- xxxxx
____________________

Dear xxxxx,

Oh, it's true sir...years and years of careful research. I'm guessing that by the end of 2011 what I know to be true will be accepted fact within the collecting community. Some things are obvious; some are not.

Thanks for your reviews; I read through a few.

- groovemachine
____________________

groovemachine,

You are very welcome. Thank you for the time to read those short reviews. I hope you got something from them. For me, it is not all about the money, a rarity amongst greedy coin dealers. I enjoy what I do, and I am happy to not be a corporate Ivy League educated Boston lawyer like most of my family, or a medical doctor, like many of my high school and college classmates. I was truly blessed to be a coin collector as a 9 year old boy who was able to follow his dream and turn that into a life's work. So I am always happy to help folks like you. Don't procrastinate. Being cheap or frugal is great. My brother bought his house in New Hampshire by scrimping and paying cash so I totally understand. But sometimes you have to shell out to benefit. I am very frugal myself but when it comes to buying coins or anything related, I jump in without hesitating, instantaneously.
But I am a trained professional. I find the problem with eBay buyers is they try to do it all on their own. They play a game I call "beat the dealer." Me, when I want to do something, I go to a professional: doctor, dentist, auto mechanic, lawyer, carpenter, etc.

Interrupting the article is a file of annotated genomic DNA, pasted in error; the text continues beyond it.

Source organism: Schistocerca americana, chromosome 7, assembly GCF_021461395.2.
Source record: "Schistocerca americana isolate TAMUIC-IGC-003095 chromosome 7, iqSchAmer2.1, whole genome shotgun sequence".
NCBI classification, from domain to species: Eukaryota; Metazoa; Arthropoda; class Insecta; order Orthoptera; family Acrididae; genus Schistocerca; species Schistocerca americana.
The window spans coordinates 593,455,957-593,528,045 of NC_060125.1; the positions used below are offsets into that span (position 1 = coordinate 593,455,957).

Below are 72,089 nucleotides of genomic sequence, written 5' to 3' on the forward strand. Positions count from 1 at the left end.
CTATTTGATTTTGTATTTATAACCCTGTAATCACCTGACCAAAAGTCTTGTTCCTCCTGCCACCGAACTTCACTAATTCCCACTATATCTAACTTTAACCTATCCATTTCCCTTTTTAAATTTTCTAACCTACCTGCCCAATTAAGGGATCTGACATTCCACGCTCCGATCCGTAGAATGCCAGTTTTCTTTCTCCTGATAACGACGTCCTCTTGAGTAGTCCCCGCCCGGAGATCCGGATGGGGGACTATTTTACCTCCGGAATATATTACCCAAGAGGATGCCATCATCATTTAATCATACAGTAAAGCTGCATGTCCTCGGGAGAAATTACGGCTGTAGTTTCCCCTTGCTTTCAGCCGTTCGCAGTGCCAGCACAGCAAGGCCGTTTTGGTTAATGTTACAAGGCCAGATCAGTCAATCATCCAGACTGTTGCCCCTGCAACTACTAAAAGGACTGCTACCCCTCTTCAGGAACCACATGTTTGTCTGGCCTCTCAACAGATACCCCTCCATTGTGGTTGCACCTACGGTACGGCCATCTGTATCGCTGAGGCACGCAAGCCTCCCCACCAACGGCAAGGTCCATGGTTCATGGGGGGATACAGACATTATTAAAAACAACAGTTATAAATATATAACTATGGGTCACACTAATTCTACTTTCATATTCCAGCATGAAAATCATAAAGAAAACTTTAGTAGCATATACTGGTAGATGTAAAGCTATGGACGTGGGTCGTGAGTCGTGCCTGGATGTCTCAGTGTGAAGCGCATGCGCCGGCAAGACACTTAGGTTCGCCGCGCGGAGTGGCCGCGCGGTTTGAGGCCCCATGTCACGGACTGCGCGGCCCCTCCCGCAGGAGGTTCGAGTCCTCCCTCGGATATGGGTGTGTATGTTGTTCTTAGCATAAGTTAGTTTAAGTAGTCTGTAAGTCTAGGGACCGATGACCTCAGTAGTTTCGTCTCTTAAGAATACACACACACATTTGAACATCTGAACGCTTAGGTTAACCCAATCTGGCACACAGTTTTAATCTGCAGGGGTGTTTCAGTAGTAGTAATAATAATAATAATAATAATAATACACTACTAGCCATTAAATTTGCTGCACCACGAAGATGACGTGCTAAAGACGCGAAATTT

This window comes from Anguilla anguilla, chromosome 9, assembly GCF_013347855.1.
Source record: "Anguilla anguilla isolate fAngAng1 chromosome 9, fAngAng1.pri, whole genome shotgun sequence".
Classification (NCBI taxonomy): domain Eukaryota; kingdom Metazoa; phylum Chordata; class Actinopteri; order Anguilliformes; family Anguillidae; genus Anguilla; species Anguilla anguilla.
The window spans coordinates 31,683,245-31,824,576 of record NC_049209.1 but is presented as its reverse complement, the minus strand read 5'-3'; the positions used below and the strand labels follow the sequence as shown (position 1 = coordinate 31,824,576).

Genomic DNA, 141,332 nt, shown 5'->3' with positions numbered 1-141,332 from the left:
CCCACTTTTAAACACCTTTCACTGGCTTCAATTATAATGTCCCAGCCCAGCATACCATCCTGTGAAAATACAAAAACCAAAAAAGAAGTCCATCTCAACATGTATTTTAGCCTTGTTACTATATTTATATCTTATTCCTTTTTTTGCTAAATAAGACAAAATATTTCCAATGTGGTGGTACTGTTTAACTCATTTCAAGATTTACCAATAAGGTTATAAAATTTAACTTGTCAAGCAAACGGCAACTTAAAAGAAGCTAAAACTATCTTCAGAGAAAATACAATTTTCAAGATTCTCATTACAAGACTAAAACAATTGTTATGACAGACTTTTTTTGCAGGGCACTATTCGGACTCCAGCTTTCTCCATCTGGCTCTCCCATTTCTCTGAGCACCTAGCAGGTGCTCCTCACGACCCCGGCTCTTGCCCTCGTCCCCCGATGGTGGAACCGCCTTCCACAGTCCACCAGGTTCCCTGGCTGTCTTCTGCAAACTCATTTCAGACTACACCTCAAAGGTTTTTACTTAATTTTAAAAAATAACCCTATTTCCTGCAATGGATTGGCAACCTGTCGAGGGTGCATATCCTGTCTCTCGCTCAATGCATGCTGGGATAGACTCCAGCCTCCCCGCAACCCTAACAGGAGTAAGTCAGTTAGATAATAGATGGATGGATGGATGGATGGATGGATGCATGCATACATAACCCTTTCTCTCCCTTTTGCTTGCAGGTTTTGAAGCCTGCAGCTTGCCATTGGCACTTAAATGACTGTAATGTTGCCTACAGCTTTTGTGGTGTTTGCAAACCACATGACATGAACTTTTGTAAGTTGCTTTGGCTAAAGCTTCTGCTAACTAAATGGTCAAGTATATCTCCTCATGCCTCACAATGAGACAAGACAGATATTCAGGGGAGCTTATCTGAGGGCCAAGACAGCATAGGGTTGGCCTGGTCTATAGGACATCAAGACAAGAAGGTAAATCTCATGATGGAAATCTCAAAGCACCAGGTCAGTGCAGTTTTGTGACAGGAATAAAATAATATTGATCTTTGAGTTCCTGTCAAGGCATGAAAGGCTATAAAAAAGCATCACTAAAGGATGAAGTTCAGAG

I pay for their expertise and also listen to their advise as part of their service. Would you go to a car mechanic who is new? Would you replace your water heater at home yourself? No. But people think they can get by without working up a good relationship with a full time, professional coin dealer. Big mistake. If folks get to know a coin dealer, that professional numismatist will give them good service and treat them right. But you have to build up that relationship over time, just like with your primary care physician.
I am a really bright guy but what I do best is listen to others. That is how I learn a lot. When it comes to coins, I listen and buy books. And I learn from my mistakes. I hope some of these emails has helped you...

- xxxxx

____________________

At this point I decided not to respond any further.  This is the full, unabridged transcript of our correspondence.  Bonus points to anyone who points out exactly what happened toward the end of our exchange...there is a change in tone...what dynamics are at play?
« Last Edit: 2011 Jan 26, 01:19:27 pm by LBCeditor » Logged
dobedo
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« Reply #1 on: 2011 Jan 26, 08:10:12 am »

I find the seller making his points very forcefully. I'm puzzled about the KEY DATE question. You've got a belief and he's got a fact. Which wins out is probably an opinion, or is it?

How about his published guides? Do they impart or show off knowledge? Can you provide the link so we can all learn from this expert?

Cheers Smiley
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tamo42
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« Reply #2 on: 2011 Jan 26, 08:15:17 am »

That is the weirdest exchange I've seen in a while. He keeps trying to say that since he's been in the business, you should pay his asking price. How are the two supposed to be connected?

You are definitely right that you need to keep you wits!
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badon